The Pros and Cons of Incorporating

You are starting a small business – congratulations! Now, how best to structure your business? You will have to choose among sole proprietorship, partnership, LLC, or corporation, or any variant of these available in your state. Which you choose will depend upon what type of business you have, what level of personal risk and liability you can tolerate, whether there are multiple owners of the business and whether you intend to make a public offering in the future.

This post will explain the pros and cons of incorporating. Please keep in mind that the laws governing corporations vary from state-to-state, so be sure to check the laws in the state where the business will be registered for specifics.

What is a Corporation?

A corporation is a business entity that is separate from its owners with regard to both taxes and liability. Shares in the corporation can be held by a few individuals, or “publicly held” if offered for sale to the public. In the case of a closely-held corporation, there might not be stocks at all. Corporations can be for-profit, not-for-profit, or non-profit.

Incorporating involved a bit more paperwork than forming other business entities, as “articles of incorporation” must be filed with the state in which the corporation is based. A “board of directors” runs a corporation according to its articles of incorporations and federal, state, and local rules and regulations. Shareholders – who might also be on the board of directors and/or a corporate executive – receive dividends from profit in proportion to the number of shares they own. Corporate executives run the day-to-day operations of the business and are paid employees.

Types of Corporations Explained

For-Profit Corporations

For-profit corporations are set up to distribute profits in the form of dividends to the owners, or shareholders.

Non-Profit Corporations

Also called “NPOs”, non-profit corporations cannot be organized for private gain and profits must go back to the corporation. If a non-profit dissolves, a non-profit corporation must distribute its assets to another non-profit. The job demand for these NPO is quite high, especially in big metropoles, as you can see here: Non-profit jobs NYC.

Not-for-profit Corporations

Not-for-profit corporations are a type of NPO commonly called a “501(c)” corporation and they must be organized for one of the 28 categories listed in section 501(c) of the tax code. A 501(c) corporation must file an application and a filing fee with the IRS, and receive IRS approval, for tax-exempt status.

Tax Treatment of Corporations

Corporations are taxed apart from the shareholders as the corporate tax rate. This means that corporations’ profits are taxed twice – once at the corporate tax rate, then again when shareholders must pay tax on dividends received – unless the corporation elects to be taxed as a “Subchapter S” corporation where only shareholders are taxed.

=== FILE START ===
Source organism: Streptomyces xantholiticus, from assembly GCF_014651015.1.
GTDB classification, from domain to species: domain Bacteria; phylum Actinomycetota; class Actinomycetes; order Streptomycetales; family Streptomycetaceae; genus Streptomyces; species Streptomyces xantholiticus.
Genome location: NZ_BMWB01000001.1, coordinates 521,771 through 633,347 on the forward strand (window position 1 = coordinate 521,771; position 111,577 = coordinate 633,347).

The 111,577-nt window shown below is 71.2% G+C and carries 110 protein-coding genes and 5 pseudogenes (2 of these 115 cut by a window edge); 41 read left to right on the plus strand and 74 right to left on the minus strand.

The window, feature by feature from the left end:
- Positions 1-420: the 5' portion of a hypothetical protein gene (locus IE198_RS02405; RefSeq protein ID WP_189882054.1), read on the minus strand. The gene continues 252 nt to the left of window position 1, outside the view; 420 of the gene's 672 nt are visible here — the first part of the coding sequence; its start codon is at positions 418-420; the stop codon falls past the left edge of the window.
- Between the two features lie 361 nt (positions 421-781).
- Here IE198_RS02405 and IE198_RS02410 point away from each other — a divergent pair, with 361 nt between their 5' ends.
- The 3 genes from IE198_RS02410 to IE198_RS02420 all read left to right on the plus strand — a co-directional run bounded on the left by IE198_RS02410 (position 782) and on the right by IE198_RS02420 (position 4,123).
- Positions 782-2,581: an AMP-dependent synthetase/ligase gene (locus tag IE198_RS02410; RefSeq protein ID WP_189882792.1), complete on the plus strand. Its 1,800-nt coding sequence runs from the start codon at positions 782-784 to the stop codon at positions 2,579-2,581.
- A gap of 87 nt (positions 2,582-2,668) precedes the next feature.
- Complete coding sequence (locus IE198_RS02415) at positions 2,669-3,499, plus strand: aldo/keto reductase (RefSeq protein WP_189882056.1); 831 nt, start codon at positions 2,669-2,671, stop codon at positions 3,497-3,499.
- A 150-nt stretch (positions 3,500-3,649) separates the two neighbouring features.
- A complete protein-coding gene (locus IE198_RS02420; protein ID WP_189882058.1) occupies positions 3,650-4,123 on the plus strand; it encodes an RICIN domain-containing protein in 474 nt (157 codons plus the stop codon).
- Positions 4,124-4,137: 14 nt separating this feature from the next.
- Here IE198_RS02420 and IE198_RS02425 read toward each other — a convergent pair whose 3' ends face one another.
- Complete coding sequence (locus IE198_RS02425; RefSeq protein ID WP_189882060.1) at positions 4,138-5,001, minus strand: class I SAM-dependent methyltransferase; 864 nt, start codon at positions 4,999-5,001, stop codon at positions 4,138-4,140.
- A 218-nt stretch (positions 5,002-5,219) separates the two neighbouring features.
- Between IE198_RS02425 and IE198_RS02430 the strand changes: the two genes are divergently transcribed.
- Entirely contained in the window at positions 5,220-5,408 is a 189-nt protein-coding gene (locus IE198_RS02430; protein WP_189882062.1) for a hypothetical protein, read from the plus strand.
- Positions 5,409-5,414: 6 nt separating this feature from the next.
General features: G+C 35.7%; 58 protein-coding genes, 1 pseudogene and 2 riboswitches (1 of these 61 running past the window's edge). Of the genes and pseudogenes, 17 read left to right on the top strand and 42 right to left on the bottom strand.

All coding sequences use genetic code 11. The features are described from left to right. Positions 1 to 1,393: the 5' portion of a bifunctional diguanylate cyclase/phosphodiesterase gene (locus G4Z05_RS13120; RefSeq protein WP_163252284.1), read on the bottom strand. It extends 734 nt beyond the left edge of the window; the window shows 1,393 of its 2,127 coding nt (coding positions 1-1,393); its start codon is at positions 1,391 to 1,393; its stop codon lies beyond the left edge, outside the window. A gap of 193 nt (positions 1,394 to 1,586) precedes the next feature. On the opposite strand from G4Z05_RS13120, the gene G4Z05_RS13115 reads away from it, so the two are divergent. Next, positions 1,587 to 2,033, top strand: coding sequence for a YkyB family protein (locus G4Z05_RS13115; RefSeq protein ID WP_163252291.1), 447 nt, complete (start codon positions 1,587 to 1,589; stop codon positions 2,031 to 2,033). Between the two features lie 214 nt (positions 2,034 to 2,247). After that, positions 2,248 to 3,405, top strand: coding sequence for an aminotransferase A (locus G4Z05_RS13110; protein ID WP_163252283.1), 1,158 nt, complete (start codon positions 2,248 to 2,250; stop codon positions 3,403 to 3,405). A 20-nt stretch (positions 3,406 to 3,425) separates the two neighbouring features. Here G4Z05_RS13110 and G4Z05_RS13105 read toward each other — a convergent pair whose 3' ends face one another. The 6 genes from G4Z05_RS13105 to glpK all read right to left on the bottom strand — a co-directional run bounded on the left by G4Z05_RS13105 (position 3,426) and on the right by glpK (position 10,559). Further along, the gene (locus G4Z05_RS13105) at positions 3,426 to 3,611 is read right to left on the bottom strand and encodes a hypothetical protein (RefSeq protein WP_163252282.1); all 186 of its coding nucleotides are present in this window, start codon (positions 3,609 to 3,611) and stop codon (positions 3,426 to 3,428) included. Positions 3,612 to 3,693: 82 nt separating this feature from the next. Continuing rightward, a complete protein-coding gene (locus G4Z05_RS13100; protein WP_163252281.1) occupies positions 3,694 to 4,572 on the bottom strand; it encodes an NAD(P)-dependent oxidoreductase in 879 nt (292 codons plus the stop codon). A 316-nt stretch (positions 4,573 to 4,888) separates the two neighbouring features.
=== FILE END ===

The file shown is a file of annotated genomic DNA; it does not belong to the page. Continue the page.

Personal Liability of Shareholders

A corporation’s liabilities and debts are separate from its owners. This is often called the “corporate shield” or the “corporate veil”. If a corporation is sued for any reason, it is common practice for a plaintiff to attempt to “pierce the corporate veil” and if successful, the owners are liable. Plaintiffs are commonly successful at piercing the corporate veil when the corporation is found to have been set up for fraudulent purposes, or if owners or officers engage in egregious behavior and cause some public harm in the pursuit of private gain.

Evidence that often results in piercing the corporate veil includes:

  • Failure to keep personal and business funds separate;
  • Putting business expenses on a personal credit card, and vice versa;
  • Contracts signed personally, not on behalf of the corporation
  • If an owner gives a personal guarantee or uses personal collateral, such as real property, for a business loan

When the corporate veil is pierced, the owner(s) of the corporation may be held personally liable for:

  • Payment of payroll taxes;
  • Payment of business expenses paid with a personal credit card;
  • Payment of business loans personally signed or personally guaranteed;
  • Payment of any fines or restitution for negligence or criminal acts.

The Pros of Incorporating

  • Owners are shielded from liability for corporate acts;
  • Owners are shielded from financial liability for corporate debts and other contractual obligations;
  • If the owners elect to form an S-corp., the profits are only taxed once, to the owners’ dividends;
  • Corporations may be for-profit, not-for-profit, or non-profit.

The Cons of Incorporating

  • The corporate shield can be pierced under certain circumstances, rendering owners liable for business obligations and behavior;
  • If not electing to be taxed as an S-Corp or not eligible to do so, the profits of the corporation are taxed twice, first at the corporate rate, then the owners pay tax on dividends;
  • There is a burdensome filing package that must be submitted to incorporate;
  • There are complicated rules and procedures that a corporation, the board of directors, and the corporate executives must follow.

Hopefully, this overview will help you decide whether incorporating is right for your business.

About the Author
Vanessa Baxter is a blogger and legal assistant living and working in the great city of Philadelphia. She frequently works for Philadelphia appeals attorney Todd Mosser, Esq.

Adam Hansen

Adam is a part time journalist, entrepreneur, investor and father.